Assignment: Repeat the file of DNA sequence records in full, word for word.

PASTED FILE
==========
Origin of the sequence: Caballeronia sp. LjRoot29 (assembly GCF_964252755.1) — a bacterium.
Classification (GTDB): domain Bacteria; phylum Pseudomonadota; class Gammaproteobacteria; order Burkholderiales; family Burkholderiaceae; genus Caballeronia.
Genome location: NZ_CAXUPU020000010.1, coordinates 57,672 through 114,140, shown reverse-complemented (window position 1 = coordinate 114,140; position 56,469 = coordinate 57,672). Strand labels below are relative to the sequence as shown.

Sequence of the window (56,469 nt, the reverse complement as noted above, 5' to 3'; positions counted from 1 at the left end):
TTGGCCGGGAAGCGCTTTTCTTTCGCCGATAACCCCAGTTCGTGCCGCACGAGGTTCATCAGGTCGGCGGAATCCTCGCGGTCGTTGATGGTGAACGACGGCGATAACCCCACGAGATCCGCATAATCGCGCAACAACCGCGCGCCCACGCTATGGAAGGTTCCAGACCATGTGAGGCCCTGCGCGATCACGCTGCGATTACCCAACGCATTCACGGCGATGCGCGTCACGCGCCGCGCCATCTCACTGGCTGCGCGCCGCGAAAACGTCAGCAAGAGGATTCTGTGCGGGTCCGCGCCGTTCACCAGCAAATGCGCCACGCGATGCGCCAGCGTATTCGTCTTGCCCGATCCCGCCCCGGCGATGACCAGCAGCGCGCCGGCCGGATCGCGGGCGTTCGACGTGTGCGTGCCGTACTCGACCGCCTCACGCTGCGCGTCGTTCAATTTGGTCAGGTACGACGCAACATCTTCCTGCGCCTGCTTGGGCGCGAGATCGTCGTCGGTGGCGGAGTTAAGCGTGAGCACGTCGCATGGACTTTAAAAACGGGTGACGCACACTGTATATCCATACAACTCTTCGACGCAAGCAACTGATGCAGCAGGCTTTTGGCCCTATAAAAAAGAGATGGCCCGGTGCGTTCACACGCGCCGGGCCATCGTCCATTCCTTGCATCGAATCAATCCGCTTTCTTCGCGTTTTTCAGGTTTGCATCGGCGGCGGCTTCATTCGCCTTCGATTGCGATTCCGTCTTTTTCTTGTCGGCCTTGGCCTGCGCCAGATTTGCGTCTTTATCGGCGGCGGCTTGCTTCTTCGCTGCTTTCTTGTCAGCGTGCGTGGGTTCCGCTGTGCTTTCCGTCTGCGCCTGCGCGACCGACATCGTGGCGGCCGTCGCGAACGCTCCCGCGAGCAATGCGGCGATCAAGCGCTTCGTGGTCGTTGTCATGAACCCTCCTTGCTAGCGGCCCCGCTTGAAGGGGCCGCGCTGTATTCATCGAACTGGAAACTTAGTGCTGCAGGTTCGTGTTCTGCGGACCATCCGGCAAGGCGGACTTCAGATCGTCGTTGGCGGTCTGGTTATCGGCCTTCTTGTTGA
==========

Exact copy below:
Origin of the sequence: Caballeronia sp. LjRoot29 (assembly GCF_964252755.1) — a bacterium.
Classification (GTDB): domain Bacteria; phylum Pseudomonadota; class Gammaproteobacteria; order Burkholderiales; family Burkholderiaceae; genus Caballeronia.
Genome location: NZ_CAXUPU020000010.1, coordinates 57,672 through 114,140, shown reverse-complemented (window position 1 = coordinate 114,140; position 56,469 = coordinate 57,672). Strand labels below are relative to the sequence as shown.

Sequence of the window (56,469 nt, the reverse complement as noted above, 5' to 3'; positions counted from 1 at the left end):
TTGGCCGGGAAGCGCTTTTCTTTCGCCGATAACCCCAGTTCGTGCCGCACGAGGTTCATCAGGTCGGCGGAATCCTCGCGGTCGTTGATGGTGAACGACGGCGATAACCCCACGAGATCCGCATAATCGCGCAACAACCGCGCGCCCACGCTATGGAAGGTTCCAGACCATGTGAGGCCCTGCGCGATCACGCTGCGATTACCCAACGCATTCACGGCGATGCGCGTCACGCGCCGCGCCATCTCACTGGCTGCGCGCCGCGAAAACGTCAGCAAGAGGATTCTGTGCGGGTCCGCGCCGTTCACCAGCAAATGCGCCACGCGATGCGCCAGCGTATTCGTCTTGCCCGATCCCGCCCCGGCGATGACCAGCAGCGCGCCGGCCGGATCGCGGGCGTTCGACGTGTGCGTGCCGTACTCGACCGCCTCACGCTGCGCGTCGTTCAATTTGGTCAGGTACGACGCAACATCTTCCTGCGCCTGCTTGGGCGCGAGATCGTCGTCGGTGGCGGAGTTAAGCGTGAGCACGTCGCATGGACTTTAAAAACGGGTGACGCACACTGTATATCCATACAACTCTTCGACGCAAGCAACTGATGCAGCAGGCTTTTGGCCCTATAAAAAAGAGATGGCCCGGTGCGTTCACACGCGCCGGGCCATCGTCCATTCCTTGCATCGAATCAATCCGCTTTCTTCGCGTTTTTCAGGTTTGCATCGGCGGCGGCTTCATTCGCCTTCGATTGCGATTCCGTCTTTTTCTTGTCGGCCTTGGCCTGCGCCAGATTTGCGTCTTTATCGGCGGCGGCTTGCTTCTTCGCTGCTTTCTTGTCAGCGTGCGTGGGTTCCGCTGTGCTTTCCGTCTGCGCCTGCGCGACCGACATCGTGGCGGCCGTCGCGAACGCTCCCGCGAGCAATGCGGCGATCAAGCGCTTCGTGGTCGTTGTCATGAACCCTCCTTGCTAGCGGCCCCGCTTGAAGGGGCCGCGCTGTATTCATCGAACTGGAAACTTAGTGCTGCAGGTTCGTGTTCTGCGGACCATCCGGCAAGGCGGACTTCAGATCGTCGTTGGCGGTCTGGTTATCGGCCTTCTTGTTGA